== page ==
|Molar mass||102.13 g·mol−1|
|Melting point||−73 °C (−99 °F; 200 K)|
|Boiling point||89 °C (192 °F; 362 K)|
|4.3 g/100 mL (27 °C)|
|Vapor pressure||42 mmHg (20°C)|
|EU classification||F Xi|
|R-phrases||R11, R36, R66, R67|
|S-phrases||(S2), S16, S26, S29, S33|
|Flash point||2 °C (36 °F; 275 K)|
|460 °C (860 °F; 733 K)|
|US health exposure limits (NIOSH):|
|TWA 250 ppm (950 mg/m3)|
IDLH (Immediate danger)
Except where noted otherwise, data is given for materials in their standard state (at 25 °C (77 °F), 100 kPa)
|what is: / ?)(|
Isopropyl acetate is a solvent with a wide variety of manufacturing uses that is miscible with most other organic solvents, and moderately soluble in water. It is used as a solvent for cellulose, plastics, oil and fats. It is a component of some printing inks and perfumes.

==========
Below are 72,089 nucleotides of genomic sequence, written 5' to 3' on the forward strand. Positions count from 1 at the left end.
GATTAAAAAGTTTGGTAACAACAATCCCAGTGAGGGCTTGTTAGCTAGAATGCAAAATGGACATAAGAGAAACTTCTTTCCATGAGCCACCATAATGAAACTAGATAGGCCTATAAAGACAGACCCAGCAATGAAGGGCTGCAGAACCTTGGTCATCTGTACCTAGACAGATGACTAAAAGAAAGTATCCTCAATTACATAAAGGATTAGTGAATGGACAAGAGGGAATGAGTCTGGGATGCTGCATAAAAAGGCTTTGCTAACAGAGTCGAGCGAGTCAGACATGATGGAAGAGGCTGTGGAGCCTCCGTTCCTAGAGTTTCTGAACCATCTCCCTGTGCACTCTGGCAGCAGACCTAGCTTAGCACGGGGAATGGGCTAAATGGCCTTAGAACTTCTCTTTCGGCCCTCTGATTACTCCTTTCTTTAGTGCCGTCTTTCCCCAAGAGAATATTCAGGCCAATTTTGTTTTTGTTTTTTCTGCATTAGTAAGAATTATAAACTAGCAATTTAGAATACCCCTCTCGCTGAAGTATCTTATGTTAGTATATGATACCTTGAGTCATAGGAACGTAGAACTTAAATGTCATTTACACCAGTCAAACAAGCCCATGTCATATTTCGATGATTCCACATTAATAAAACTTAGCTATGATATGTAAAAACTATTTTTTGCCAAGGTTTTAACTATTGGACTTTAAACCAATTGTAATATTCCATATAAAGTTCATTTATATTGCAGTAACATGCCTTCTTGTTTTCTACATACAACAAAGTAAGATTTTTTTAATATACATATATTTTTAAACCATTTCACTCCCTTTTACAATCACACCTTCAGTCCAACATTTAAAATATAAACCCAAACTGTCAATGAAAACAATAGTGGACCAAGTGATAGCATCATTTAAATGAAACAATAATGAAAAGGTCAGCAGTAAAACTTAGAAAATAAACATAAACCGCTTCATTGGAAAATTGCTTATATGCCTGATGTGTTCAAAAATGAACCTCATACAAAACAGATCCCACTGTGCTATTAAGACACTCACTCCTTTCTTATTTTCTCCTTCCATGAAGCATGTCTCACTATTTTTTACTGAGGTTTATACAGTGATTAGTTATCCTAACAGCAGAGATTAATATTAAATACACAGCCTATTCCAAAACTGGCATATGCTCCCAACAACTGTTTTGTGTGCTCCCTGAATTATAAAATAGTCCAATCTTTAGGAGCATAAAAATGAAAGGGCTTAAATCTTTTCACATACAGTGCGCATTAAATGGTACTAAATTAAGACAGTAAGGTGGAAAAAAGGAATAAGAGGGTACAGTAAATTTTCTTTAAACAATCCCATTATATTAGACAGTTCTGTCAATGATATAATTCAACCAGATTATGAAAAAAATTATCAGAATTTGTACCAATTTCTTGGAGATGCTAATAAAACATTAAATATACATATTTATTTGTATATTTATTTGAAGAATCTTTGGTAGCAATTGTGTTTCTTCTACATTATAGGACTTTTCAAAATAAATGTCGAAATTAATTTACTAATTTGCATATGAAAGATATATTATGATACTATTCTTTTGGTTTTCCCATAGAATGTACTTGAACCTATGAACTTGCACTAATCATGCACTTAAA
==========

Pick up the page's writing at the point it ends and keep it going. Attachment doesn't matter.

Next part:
Isopropyl acetate decomposes slowly on contact with steel in the presence of air, producing acetic acid and isopropanol. It reacts violently with oxidizing materials and it attacks many plastics.
Isopropyl acetate is quite flammable in both its liquid and vapor forms, and it may be harmful if swallowed or inhaled.
- "NIOSH Pocket Guide to Chemical Hazards #0358". National Institute for Occupational Safety and Health (NIOSH).
- "Isopropyl acetate". ChemViP.
- "ISOPROPYL ACETATE". International Chemical Safety Cards.
- "Iso-propyl Acetate". Material Safety Data Sheets.
- "NIOSH Pocket Guide to Chemical Hazards - Isopropyl acetate". Centers for Disease Control and Prevention.